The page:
The Type A group server had assistance removing the used tableware, but was the person that took additional drink orders as well as desert orders and served them as well, while the Type B group had different people for each of these activities. Anyone that walked by the table might (or might not) serve a course or remove used tableware. In each case a computer screen entry was made to issue orders to the bar and/or kitchen as well as keep track for billing and maybe inventory purposes.

When items arrived from the bar or kitchen, for Type A servers, they generally knew which items to serve to each patron. In the case of Type B, a sort of “Three Stooges event” took place to determine “who to serve what” among the available staff. This was a hard act to keep track of if there happen to be a few staff people available at a given time.

If most restaurants operate on a theory that “time is money”. Which of these examples made the best use of time and therefore made more money? And which one had the best customer satisfaction?

 
Steve Koenig, SCORE Counselor
Visit us at: www.scoresouthflorida.net

 

Wednesday, June 1, 2016

Finance 9 IRS Penalties & Interest Charges


 

The IRS has at its disposal various penalties for taxpayers who fail to comply with the tax laws. Below are some of the more common IRS penalties for taxpayers to be aware of.

 

Failure to File Tax Returns: A failure to file any tax return within the time prescribed by the tax law may result in a penalty. The failure-to-file penalty will not be imposed when the taxpayer can show that the failure to file was due to reasonable cause and not to willful neglect.

 

Failure to Pay Tax: A penalty is imposed for failure to pay, when due, those taxes (other than estimated taxes) shown by a taxpayer on a return, unless the failure is due to reasonable cause. A penalty is also imposed on additional taxes determined to be due on audit for which the IRS has made a demand for payment.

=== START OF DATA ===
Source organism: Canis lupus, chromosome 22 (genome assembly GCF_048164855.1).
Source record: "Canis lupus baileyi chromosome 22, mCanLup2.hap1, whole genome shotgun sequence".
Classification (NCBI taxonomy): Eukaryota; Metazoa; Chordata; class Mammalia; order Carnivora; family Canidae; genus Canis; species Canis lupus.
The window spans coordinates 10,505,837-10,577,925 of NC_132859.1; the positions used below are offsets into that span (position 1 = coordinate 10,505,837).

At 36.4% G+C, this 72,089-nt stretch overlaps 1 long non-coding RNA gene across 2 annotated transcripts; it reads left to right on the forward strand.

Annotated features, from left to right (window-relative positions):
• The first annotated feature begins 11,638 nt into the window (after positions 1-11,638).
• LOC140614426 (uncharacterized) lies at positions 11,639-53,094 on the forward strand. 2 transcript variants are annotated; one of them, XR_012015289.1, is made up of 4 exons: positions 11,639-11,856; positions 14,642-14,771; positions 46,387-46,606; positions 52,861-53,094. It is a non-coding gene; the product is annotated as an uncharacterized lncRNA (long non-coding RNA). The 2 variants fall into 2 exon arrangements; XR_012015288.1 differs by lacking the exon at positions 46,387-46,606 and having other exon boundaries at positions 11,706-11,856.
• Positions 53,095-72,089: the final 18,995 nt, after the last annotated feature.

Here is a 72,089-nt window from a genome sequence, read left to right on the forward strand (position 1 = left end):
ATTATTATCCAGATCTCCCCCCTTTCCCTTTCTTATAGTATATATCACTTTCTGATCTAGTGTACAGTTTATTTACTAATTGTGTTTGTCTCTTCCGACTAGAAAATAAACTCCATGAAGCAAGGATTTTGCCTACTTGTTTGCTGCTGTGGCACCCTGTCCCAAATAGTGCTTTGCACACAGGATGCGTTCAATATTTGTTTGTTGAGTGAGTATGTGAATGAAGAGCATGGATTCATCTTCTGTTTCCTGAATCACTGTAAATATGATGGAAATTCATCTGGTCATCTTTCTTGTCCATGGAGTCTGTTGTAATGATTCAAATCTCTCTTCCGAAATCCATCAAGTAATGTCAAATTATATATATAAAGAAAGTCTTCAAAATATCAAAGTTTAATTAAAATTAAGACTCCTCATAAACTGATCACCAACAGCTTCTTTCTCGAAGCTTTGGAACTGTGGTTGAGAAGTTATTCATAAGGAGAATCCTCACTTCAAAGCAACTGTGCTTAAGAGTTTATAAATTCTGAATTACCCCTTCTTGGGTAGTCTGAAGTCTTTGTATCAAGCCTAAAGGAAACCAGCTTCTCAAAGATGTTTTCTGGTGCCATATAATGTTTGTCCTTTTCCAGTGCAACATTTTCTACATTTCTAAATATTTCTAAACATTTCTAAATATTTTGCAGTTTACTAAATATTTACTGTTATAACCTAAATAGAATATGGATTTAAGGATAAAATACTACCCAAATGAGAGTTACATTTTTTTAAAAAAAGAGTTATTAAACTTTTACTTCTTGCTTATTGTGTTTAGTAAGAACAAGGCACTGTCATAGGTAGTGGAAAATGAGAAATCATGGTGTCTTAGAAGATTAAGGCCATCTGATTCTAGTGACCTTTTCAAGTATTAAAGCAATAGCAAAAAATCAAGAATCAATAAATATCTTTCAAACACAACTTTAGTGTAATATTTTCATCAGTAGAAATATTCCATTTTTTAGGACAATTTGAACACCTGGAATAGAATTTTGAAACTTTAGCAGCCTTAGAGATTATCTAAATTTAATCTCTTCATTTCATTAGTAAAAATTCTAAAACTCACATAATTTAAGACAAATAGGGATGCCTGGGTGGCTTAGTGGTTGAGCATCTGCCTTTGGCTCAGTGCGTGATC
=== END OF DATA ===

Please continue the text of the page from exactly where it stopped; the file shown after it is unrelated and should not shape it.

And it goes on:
NOTE: An automatic extension of time to file a tax return is not an extension of time to pay tax due under the return.

 

Frivolous Return Penalty: There is a penalty for filing a frivolous tax return. A frivolous tax return is one that omits necessary information to determine the taxpayer's tax liability, shows a substantially incorrect tax, is based upon a frivolous position, or is based upon the taxpayer's desire to impede the collection of tax.

 

Information Reporting Penalties: Three categories of penalties apply to Failures to File required Information Returns and Payee Statements-

 

  • Failure to file an information return or to include correct information on an information return.
  • Failure to file a payee statement or to include correct information on a payee statement
  • Failure to comply with other information reporting requirements.
     
    Common examples are failing to file and furnish W-2's & W-3'S, 1099 Miscellaneous Income & 1096 Forms, Schedule K-1, missing Social Security Numbers, etc.
     
    Underpayment of Tax (Accuracy Related Penalties): Accuracy related penalties are imposed on the portion of any underpayment of tax that is due to:
     

  • Negligence or Disregard of Tax Rules and Regulations
  • Substantial Understatement of Income Tax
  • Underpayment of Tax Due to Undisclosed Foreign Financial Assets
  • Fraud.
     
    Abatement of Penalties:
        Requesting an abatement of IRS penalties requires that the taxpayer show “reasonable cause”.  What constitutes reasonable cause generally depends on the facts and circumstances. Common examples may include a death, disability, major illness, natural disaster, destroyed or stolen tax records,
    and other issues beyond the taxpayer's control. Taxpayers generally must request an abatement of penalties in a written letter to the IRS detailing the facts and circumstances of the situation.
     
    UNDERPAYMENTS OF TAX-IRS INTEREST
     
    Interest on Underpayment of Tax: Interest on underpayments of tax, including underpayments of estimated tax, is imposed on underpayment of tax. Interest accrues from the date the payment was due, determined without regard to any extensions of time, until it is received by the IRS. Interest is compounded daily.
     
    Abatement Of Interest:
        The IRS has the authority to abate interest in cases where the additional interest was caused by IRS errors or delays. Taxpayers requesting an abatement of interest must file a separate Form 843 for each tax period for each type of tax involved.
     
    BOTTOM LINE:
     
        IRS Penalties and interest charges can become substantial in a very short period of time. The best strategy to avoid and or minimize penalties and interest charges is to fully comply with the tax laws and regulations in a timely manner.


    This article was written by  Donald M. Scherzi, CPA, CFP, LLC
     
    Mike Lupo, SCORE Counselor